Healthcare lighting

Distilling Disinfecting Lighting Resources and Best Practices


Lauren Schwade, LC, EDAC, IES

Senior Associate, Senior Lighting Designer

We’ve all been inundated with methods/resources on best cleaning and disinfecting practices that the healthcare industry can start utilizing TODAY. From appropriate cleaning products and procedures to types of filters and face masks that can be utilized, we’ve heard (and read) about it all… but, what about using light as a disinfection tool? Several companies in the market are claiming such products–lights with disinfecting capabilities. We’ve attempted to distill tips and guidelines–how to assess practices and products and how to apply it with today’s needs in response to COVID-19.

Ultraviolet light has germicidal properties at its core, but different wavelengths of light are used for different purposes. A few architectural lighting companies are currently offering safe germicidal wavelengths of light (in their architectural lighting products) in the near UV range, still in the visible spectrum. Those products range from ceiling troffers to downlights; they typically have an “always on” safe mode along with a higher intensity mode that should be saved for after-hours use only when rooms are unoccupied. The longer a light is left on, at a higher intensity, the greater the kill rate and decontamination of the room. NOTE: These architectural products were designed to add an additional level of disinfection in your healthcare environment (another tool in the kit) and not to replace existing cleaning protocols. Keep in mind, a ceiling mounted light may only disinfect surfaces below it, not under or around it. The surface material itself impacts the effectiveness of the disinfecting lights as well — if the material is more porous, has a coating or is soiled etc., it will influence how the light “cleans” the surface.

COVID-19 and other viruses like SARS and MERS are not as easy to kill, requiring a stronger, shorter wavelength of light, known as UV-C. This range of ultraviolet light is able to change the structure of DNA/RNA molecules deactivating viruses. This source of UV-C light, in the past, has only been made possible by using Mercury or Xenon light sources in primarily large and expensive pieces of medical equipment. This equipment is then moved around the room for disinfecting purposes, which can be a significant hassle for facilities. LEDs are giving our healthcare industry an advantage and creating new pathways to emit calculated wavelengths of light with computer chips, producing light for different causes. We are living in a time where lighting is not just used as a room lighting tool anymore, but instead, can be fine-tuned and prescribed at certain dosages. Architectural lighting manufacturers are still learning, researching, and growing. Wavelengths in the FAR-UV-C range are being studied to combine both strategies – prescribed healing and virus deactivation under safe white light. Only time will tell where this brings our industry and our world.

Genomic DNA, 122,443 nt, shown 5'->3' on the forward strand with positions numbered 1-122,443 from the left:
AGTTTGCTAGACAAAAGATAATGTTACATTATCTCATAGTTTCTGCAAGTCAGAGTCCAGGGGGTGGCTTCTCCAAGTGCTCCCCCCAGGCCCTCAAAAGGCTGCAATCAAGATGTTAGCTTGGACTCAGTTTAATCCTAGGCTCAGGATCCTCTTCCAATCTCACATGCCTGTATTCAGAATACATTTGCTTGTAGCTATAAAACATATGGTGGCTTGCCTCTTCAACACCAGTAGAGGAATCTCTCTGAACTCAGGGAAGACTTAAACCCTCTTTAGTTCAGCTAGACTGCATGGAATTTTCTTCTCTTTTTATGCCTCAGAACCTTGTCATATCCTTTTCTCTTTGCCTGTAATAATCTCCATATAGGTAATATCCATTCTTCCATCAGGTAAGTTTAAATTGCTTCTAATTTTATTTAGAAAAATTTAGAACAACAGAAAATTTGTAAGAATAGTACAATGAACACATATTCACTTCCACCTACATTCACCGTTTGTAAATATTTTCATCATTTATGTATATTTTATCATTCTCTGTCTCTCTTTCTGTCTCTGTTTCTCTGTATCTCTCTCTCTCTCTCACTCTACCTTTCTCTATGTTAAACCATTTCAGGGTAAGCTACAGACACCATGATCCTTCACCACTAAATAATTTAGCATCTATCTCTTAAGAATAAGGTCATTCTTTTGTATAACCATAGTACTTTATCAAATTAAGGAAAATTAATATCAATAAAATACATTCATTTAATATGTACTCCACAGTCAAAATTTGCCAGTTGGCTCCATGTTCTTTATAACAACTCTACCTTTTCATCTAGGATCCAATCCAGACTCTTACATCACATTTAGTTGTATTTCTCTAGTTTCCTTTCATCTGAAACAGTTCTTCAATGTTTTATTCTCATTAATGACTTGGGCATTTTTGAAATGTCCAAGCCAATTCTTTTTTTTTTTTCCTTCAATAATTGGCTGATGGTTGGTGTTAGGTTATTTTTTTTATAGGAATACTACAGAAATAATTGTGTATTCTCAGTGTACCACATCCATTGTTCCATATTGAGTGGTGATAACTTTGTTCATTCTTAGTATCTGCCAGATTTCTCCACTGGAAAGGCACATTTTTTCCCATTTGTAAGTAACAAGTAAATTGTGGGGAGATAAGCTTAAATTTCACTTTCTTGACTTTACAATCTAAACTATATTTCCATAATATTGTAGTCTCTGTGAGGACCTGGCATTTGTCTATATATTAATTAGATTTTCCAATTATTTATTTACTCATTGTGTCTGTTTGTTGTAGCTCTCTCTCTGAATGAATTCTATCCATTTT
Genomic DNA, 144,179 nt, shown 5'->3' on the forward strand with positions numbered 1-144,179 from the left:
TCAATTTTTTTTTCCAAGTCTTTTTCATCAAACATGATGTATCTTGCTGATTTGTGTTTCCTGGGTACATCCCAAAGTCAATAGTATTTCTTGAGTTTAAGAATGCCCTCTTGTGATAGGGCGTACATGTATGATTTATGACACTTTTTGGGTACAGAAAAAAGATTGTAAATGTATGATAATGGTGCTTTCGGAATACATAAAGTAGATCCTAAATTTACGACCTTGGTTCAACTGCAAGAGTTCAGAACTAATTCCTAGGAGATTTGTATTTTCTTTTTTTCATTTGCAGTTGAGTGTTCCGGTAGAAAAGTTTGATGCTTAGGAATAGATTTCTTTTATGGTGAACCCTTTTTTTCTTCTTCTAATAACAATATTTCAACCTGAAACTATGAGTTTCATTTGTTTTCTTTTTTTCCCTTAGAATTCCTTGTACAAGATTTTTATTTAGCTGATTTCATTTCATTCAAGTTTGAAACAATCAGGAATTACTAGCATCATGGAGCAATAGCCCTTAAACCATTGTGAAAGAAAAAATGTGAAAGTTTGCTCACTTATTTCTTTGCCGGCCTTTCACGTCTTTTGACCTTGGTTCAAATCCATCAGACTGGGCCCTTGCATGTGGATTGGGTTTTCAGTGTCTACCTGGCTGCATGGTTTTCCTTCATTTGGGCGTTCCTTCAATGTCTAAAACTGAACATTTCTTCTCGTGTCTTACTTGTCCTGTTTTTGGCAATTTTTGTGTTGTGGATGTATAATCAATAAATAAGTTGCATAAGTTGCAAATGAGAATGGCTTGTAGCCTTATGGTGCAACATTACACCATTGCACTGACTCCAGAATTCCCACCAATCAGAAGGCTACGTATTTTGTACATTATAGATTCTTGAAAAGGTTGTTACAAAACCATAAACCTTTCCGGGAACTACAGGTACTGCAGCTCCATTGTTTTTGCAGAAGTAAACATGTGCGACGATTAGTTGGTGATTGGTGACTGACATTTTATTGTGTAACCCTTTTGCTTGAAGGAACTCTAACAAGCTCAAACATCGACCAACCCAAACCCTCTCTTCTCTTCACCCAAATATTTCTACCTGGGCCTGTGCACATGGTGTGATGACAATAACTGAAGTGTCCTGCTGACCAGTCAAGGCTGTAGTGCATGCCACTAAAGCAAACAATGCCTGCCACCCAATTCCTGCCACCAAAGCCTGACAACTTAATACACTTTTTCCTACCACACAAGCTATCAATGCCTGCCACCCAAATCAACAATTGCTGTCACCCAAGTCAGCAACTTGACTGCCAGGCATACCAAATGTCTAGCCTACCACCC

The following is our distilled list of resources intended to help guide your thinking on the most appropriate disinfecting light for your facility. We are happy to discuss further with you.

Architectural Lighting Products (vs. medical equipment)

Kenall Lighting –

Vital Vio –

PMC Lighting (using Vital Vio) –

Ellumi (using Vital Vio) –

GE Light –

Cooper Industries-

UV-C Range

Acuity –

Puro Lighting –

Additional Resources


Mazzetti –

Mazzetti Lighting Studio –

Adam Sachs, PE

Associate, Mechanical Engineer

Amy Pitts, MBA, BSN, RN

Medical Equipment Project Manager

Andy Neathery

Technology BIM Specialist

Angela Howell, BSN, RN

Senior Associate, Medical Equipment Project Manager

Anjali Wale, PE, LEED AP

Associate Principal, Senior Electrical Engineer

Austin Barolin, PE, CEM, LEED AP O&M

Senior Associate, Senior Energy Analyst

Beth Bell

Principal, Chief Financial Officer

Bilal Malik

Associate, Senior Electrical Designer

Brennan Schumacher, LEED AP

Associate Principal, Lighting Design Studio Leader

Brian Hageman, LEED AP

Associate Principal, Plumbing Discipline Lead

Brian Hans, PE, LEED AP

Associate Principal, Senior Mechanical Engineer

Brian J. Lottis, LEED AP BD+C

Associate, Senior Mechanical Designer

Brianne Copes, PE, LEED AP

Senior Associate, Mechanical Engineer

Bryen Sackenheim

Principal, Technology Practice Leader

Carolyn Carey

Medical Equipment Project Manager

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